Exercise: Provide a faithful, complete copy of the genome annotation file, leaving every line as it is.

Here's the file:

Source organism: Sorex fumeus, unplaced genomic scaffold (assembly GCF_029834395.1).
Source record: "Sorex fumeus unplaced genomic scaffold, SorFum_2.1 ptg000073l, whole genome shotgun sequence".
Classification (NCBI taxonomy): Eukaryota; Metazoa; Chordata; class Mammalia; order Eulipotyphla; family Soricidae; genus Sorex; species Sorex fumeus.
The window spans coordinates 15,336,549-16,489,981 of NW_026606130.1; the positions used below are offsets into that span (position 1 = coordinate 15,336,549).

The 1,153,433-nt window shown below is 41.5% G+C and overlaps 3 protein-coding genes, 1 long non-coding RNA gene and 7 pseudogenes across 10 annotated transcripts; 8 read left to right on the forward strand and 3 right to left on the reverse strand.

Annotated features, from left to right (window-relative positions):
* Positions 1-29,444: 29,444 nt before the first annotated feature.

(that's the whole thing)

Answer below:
Source organism: Sorex fumeus, unplaced genomic scaffold (assembly GCF_029834395.1).
Source record: "Sorex fumeus unplaced genomic scaffold, SorFum_2.1 ptg000073l, whole genome shotgun sequence".
Classification (NCBI taxonomy): Eukaryota; Metazoa; Chordata; class Mammalia; order Eulipotyphla; family Soricidae; genus Sorex; species Sorex fumeus.
The window spans coordinates 15,336,549-16,489,981 of NW_026606130.1; the positions used below are offsets into that span (position 1 = coordinate 15,336,549).

The 1,153,433-nt window shown below is 41.5% G+C and overlaps 3 protein-coding genes, 1 long non-coding RNA gene and 7 pseudogenes across 10 annotated transcripts; 8 read left to right on the forward strand and 3 right to left on the reverse strand.

Annotated features, from left to right (window-relative positions):
* Positions 1-29,444: 29,444 nt before the first annotated feature.